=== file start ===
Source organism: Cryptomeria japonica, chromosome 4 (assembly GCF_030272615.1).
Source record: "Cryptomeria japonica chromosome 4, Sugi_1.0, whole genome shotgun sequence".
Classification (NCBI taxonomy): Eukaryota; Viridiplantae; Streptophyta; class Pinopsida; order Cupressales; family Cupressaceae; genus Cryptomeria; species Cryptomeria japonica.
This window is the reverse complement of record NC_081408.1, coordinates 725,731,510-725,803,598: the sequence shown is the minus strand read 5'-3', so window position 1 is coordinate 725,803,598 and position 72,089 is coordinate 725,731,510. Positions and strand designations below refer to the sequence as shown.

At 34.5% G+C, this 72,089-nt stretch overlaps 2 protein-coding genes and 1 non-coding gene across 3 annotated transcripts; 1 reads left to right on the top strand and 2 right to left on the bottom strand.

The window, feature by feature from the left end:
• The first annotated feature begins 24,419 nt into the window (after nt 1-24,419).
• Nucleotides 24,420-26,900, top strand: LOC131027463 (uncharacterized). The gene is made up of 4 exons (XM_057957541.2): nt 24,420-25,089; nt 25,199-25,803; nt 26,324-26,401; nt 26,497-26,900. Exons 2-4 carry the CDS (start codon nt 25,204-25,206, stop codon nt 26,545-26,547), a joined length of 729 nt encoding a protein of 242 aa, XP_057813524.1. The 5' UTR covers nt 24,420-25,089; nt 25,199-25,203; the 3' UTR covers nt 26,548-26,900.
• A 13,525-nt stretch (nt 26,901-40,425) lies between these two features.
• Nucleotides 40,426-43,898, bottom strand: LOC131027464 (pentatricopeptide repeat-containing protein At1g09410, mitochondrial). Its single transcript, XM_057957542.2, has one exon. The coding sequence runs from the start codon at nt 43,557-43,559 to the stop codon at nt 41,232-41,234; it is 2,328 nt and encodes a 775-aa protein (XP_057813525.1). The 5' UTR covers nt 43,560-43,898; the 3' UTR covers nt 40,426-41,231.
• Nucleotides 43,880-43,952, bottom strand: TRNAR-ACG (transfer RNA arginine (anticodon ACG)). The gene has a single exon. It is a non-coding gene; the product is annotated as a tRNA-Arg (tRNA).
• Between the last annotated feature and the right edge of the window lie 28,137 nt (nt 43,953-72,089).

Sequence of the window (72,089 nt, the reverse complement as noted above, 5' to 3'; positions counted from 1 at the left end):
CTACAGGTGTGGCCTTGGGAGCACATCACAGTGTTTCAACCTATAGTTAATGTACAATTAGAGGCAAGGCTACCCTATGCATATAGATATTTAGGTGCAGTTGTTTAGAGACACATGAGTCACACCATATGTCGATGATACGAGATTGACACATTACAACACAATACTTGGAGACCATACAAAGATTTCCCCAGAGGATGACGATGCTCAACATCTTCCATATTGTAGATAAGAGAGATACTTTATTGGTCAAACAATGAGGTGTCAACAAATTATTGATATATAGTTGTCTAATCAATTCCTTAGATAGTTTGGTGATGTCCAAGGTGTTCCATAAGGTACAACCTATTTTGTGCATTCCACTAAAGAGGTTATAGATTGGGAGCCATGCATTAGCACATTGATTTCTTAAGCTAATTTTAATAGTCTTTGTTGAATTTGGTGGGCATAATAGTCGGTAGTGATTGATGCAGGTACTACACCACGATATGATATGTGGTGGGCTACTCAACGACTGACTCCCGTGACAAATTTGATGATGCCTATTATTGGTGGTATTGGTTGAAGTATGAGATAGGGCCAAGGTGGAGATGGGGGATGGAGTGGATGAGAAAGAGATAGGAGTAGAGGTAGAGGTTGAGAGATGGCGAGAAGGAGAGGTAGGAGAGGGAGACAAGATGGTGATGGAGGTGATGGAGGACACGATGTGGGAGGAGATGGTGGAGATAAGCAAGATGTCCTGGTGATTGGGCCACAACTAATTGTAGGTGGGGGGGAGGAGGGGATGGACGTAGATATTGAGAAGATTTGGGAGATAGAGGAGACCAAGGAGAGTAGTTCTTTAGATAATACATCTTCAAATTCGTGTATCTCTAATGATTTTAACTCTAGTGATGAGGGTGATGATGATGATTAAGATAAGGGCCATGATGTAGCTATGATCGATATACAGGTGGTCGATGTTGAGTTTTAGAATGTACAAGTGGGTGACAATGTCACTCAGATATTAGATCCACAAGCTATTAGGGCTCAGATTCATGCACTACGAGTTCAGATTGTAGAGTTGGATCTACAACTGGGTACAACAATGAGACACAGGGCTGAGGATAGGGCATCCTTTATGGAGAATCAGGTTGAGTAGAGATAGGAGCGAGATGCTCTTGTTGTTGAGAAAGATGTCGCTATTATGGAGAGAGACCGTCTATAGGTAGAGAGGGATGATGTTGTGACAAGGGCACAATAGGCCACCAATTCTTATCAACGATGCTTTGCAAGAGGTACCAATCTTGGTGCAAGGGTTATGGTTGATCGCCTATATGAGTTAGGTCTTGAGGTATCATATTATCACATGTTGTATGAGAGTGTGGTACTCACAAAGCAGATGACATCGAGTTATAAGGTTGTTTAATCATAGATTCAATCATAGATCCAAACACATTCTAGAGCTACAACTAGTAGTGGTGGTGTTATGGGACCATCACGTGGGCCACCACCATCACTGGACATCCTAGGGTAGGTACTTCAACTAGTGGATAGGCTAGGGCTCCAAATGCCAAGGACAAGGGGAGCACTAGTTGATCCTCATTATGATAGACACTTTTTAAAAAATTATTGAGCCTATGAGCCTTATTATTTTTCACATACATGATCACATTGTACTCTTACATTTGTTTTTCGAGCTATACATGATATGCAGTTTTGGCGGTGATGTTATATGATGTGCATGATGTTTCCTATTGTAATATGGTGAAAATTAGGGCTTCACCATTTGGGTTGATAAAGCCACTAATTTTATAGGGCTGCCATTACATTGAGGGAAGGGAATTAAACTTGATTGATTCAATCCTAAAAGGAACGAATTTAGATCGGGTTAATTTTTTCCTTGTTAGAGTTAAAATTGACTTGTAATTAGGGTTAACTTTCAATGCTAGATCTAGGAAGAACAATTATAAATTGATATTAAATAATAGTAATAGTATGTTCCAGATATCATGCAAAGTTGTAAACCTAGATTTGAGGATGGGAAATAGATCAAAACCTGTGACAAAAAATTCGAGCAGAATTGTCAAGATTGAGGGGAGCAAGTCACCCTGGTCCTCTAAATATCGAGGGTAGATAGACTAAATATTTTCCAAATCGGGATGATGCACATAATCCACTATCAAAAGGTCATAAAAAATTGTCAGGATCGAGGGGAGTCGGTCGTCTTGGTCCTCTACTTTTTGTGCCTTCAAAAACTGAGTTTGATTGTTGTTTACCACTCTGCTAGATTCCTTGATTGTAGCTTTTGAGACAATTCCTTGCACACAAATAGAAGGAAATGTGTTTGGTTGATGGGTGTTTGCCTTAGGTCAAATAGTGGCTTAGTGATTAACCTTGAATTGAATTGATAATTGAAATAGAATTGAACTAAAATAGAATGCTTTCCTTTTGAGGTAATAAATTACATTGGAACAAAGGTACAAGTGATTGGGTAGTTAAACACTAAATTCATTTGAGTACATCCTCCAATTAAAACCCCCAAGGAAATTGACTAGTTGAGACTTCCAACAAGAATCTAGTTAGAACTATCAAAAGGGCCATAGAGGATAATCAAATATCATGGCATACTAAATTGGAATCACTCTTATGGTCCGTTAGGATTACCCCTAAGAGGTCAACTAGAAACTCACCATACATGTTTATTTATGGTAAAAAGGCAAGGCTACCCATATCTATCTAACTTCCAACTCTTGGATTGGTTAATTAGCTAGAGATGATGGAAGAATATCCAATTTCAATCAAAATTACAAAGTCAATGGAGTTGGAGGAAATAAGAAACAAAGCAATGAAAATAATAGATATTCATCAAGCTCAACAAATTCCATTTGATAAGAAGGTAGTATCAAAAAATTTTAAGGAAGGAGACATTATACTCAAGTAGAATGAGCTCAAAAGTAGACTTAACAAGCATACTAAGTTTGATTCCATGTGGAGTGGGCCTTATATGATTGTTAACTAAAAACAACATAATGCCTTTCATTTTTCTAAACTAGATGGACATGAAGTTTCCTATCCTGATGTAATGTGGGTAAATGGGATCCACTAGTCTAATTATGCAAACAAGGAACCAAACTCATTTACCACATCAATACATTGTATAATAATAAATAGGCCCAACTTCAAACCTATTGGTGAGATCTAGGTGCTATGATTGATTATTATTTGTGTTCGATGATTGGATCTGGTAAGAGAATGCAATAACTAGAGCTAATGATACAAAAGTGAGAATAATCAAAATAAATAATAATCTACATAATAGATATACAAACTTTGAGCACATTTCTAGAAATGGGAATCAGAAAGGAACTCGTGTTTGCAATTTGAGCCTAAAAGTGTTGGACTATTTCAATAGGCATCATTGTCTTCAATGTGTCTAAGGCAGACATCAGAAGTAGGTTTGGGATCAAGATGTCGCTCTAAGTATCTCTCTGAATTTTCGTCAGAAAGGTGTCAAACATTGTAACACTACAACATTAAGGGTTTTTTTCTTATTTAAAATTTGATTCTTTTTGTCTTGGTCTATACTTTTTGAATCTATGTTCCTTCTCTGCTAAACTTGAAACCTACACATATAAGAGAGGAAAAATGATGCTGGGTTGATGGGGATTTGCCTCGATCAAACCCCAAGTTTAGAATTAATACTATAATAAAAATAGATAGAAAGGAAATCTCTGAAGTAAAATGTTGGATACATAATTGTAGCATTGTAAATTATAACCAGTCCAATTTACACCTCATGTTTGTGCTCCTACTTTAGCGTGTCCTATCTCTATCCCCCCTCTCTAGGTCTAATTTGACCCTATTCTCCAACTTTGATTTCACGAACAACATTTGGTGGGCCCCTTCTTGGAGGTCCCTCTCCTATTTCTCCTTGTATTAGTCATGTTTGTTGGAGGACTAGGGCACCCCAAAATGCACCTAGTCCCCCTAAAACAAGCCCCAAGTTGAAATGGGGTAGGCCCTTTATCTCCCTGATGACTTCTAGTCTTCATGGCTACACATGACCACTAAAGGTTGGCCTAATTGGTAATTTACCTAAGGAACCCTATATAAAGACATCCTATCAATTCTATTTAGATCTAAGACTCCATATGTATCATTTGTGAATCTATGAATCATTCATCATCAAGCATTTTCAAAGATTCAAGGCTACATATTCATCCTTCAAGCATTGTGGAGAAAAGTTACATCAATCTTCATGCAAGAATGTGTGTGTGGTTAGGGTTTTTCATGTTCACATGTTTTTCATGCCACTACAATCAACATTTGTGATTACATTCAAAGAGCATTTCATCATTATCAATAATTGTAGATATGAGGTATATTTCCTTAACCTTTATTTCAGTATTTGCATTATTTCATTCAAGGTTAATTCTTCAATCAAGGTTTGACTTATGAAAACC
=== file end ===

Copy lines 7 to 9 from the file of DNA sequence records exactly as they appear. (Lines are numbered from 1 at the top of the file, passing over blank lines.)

• The first annotated feature begins 24,419 nt into the window (after nt 1-24,419).
• Nucleotides 24,420-26,900, top strand: LOC131027463 (uncharacterized). The gene is made up of 4 exons (XM_057957541.2): nt 24,420-25,089; nt 25,199-25,803; nt 26,324-26,401; nt 26,497-26,900. Exons 2-4 carry the CDS (start codon nt 25,204-25,206, stop codon nt 26,545-26,547), a joined length of 729 nt encoding a protein of 242 aa, XP_057813524.1. The 5' UTR covers nt 24,420-25,089; nt 25,199-25,203; the 3' UTR covers nt 26,548-26,900.
• A 13,525-nt stretch (nt 26,901-40,425) lies between these two features.